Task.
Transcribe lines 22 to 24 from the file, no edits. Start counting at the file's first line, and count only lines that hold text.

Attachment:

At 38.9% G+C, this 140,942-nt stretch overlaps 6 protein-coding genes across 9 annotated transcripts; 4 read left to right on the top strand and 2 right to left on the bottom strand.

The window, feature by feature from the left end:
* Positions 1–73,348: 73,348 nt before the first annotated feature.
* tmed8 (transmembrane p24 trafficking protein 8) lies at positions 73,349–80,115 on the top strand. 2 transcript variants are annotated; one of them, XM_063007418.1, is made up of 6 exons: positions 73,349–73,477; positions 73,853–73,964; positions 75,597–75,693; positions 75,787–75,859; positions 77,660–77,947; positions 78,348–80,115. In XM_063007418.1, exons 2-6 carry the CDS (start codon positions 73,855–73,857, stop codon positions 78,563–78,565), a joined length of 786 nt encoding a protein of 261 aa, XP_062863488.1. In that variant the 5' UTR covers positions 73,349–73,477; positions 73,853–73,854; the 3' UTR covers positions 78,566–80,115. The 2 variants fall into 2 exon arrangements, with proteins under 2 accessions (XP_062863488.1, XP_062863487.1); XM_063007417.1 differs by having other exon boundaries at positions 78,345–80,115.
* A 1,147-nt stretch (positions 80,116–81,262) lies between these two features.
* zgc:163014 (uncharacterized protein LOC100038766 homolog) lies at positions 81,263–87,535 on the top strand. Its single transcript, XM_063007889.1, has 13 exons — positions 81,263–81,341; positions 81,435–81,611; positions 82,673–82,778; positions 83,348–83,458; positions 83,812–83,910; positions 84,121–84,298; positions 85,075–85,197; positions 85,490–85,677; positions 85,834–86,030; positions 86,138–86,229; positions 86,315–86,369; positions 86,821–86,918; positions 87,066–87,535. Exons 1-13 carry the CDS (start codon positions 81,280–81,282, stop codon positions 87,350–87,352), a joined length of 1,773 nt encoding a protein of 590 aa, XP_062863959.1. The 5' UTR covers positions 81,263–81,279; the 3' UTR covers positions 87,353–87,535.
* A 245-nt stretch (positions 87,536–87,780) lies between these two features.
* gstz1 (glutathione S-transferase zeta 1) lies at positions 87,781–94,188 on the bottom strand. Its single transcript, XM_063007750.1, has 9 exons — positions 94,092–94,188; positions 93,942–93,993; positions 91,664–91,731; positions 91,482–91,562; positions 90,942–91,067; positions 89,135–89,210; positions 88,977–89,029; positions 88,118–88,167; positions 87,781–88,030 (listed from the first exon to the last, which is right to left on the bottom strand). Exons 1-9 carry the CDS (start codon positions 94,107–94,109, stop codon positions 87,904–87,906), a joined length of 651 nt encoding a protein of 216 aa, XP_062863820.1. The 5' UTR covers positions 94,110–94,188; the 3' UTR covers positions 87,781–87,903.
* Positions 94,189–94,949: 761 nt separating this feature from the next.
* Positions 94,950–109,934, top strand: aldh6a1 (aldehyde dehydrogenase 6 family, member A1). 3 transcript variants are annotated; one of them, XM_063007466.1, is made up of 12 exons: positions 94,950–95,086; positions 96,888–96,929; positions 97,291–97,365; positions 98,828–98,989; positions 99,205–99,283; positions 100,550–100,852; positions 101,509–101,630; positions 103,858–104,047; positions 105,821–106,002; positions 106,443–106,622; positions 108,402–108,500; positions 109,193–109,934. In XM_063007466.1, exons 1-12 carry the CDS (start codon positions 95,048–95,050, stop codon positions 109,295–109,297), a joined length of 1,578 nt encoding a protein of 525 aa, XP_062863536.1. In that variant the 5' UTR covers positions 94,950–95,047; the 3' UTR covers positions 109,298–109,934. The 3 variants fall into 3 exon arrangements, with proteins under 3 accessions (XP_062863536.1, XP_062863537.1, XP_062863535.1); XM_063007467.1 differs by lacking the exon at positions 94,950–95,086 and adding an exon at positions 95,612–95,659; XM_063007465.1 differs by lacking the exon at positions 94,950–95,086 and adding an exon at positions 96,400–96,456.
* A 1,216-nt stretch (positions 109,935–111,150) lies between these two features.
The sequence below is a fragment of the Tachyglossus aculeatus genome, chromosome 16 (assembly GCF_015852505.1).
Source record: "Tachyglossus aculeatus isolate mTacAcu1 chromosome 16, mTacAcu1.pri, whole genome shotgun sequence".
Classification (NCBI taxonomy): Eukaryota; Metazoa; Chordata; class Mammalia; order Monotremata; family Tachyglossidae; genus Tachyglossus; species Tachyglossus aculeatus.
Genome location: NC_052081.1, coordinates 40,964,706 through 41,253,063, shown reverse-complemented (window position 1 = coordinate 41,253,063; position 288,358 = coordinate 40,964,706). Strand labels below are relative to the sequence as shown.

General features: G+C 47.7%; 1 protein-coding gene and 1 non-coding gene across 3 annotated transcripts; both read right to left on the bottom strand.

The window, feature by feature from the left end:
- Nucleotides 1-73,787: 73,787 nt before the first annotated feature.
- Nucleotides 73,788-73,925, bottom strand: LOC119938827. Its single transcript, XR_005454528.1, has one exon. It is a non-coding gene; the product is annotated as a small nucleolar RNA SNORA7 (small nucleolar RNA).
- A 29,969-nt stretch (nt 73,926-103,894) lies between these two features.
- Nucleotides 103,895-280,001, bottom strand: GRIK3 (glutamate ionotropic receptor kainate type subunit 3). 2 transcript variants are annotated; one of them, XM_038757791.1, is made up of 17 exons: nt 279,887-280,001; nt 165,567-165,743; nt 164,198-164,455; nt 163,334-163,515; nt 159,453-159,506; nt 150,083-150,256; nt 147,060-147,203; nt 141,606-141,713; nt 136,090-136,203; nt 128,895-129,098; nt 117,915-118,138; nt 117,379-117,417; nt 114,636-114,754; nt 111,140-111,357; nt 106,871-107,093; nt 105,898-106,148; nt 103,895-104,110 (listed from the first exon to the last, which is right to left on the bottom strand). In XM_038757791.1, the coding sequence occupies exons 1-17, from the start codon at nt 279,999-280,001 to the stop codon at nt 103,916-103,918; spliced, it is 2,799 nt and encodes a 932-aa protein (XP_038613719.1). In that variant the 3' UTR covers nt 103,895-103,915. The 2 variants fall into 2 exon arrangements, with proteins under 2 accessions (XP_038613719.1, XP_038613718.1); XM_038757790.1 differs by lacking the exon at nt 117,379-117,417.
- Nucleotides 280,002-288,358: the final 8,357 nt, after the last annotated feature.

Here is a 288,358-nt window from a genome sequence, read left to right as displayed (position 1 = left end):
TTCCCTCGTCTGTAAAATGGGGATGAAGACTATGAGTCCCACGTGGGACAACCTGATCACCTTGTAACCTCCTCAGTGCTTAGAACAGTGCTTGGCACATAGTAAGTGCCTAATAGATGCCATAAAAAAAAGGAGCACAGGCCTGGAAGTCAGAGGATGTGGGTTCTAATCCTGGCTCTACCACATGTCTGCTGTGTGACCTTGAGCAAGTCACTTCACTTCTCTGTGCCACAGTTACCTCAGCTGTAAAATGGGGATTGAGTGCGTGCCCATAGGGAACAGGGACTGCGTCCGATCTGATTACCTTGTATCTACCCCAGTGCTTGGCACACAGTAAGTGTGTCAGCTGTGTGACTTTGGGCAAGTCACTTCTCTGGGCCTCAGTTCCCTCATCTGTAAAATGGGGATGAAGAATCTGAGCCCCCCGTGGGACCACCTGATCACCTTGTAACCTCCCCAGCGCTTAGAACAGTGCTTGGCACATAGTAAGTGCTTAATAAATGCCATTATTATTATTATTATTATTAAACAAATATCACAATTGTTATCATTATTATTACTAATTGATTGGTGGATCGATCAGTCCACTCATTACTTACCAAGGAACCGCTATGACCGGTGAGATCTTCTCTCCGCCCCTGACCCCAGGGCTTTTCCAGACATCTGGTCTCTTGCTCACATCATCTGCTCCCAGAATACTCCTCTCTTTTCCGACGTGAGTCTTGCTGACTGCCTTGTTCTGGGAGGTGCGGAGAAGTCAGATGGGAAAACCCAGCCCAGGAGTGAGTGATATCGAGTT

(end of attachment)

- Nucleotides 280,002-288,358: the final 8,357 nt, after the last annotated feature.

Here is a 288,358-nt window from a genome sequence, read left to right as displayed (position 1 = left end):
TTCCCTCGTCTGTAAAATGGGGATGAAGACTATGAGTCCCACGTGGGACAACCTGATCACCTTGTAACCTCCTCAGTGCTTAGAACAGTGCTTGGCACATAGTAAGTGCCTAATAGATGCCATAAAAAAAAGGAGCACAGGCCTGGAAGTCAGAGGATGTGGGTTCTAATCCTGGCTCTACCACATGTCTGCTGTGTGACCTTGAGCAAGTCACTTCACTTCTCTGTGCCACAGTTACCTCAGCTGTAAAATGGGGATTGAGTGCGTGCCCATAGGGAACAGGGACTGCGTCCGATCTGATTACCTTGTATCTACCCCAGTGCTTGGCACACAGTAAGTGTGTCAGCTGTGTGACTTTGGGCAAGTCACTTCTCTGGGCCTCAGTTCCCTCATCTGTAAAATGGGGATGAAGAATCTGAGCCCCCCGTGGGACCACCTGATCACCTTGTAACCTCCCCAGCGCTTAGAACAGTGCTTGGCACATAGTAAGTGCTTAATAAATGCCATTATTATTATTATTATTATTAAACAAATATCACAATTGTTATCATTATTATTACTAATTGATTGGTGGATCGATCAGTCCACTCATTACTTACCAAGGAACCGCTATGACCGGTGAGATCTTCTCTCCGCCCCTGACCCCAGGGCTTTTCCAGACATCTGGTCTCTTGCTCACATCATCTGCTCCCAGAATACTCCTCTCTTTTCCGACGTGAGTCTTGCTGACTGCCTTGTTCTGGGAGGTGCGGAGAAGTCAGATGGGAAAACCCAGCCCAGGAGTGAGTGATATCGAGTT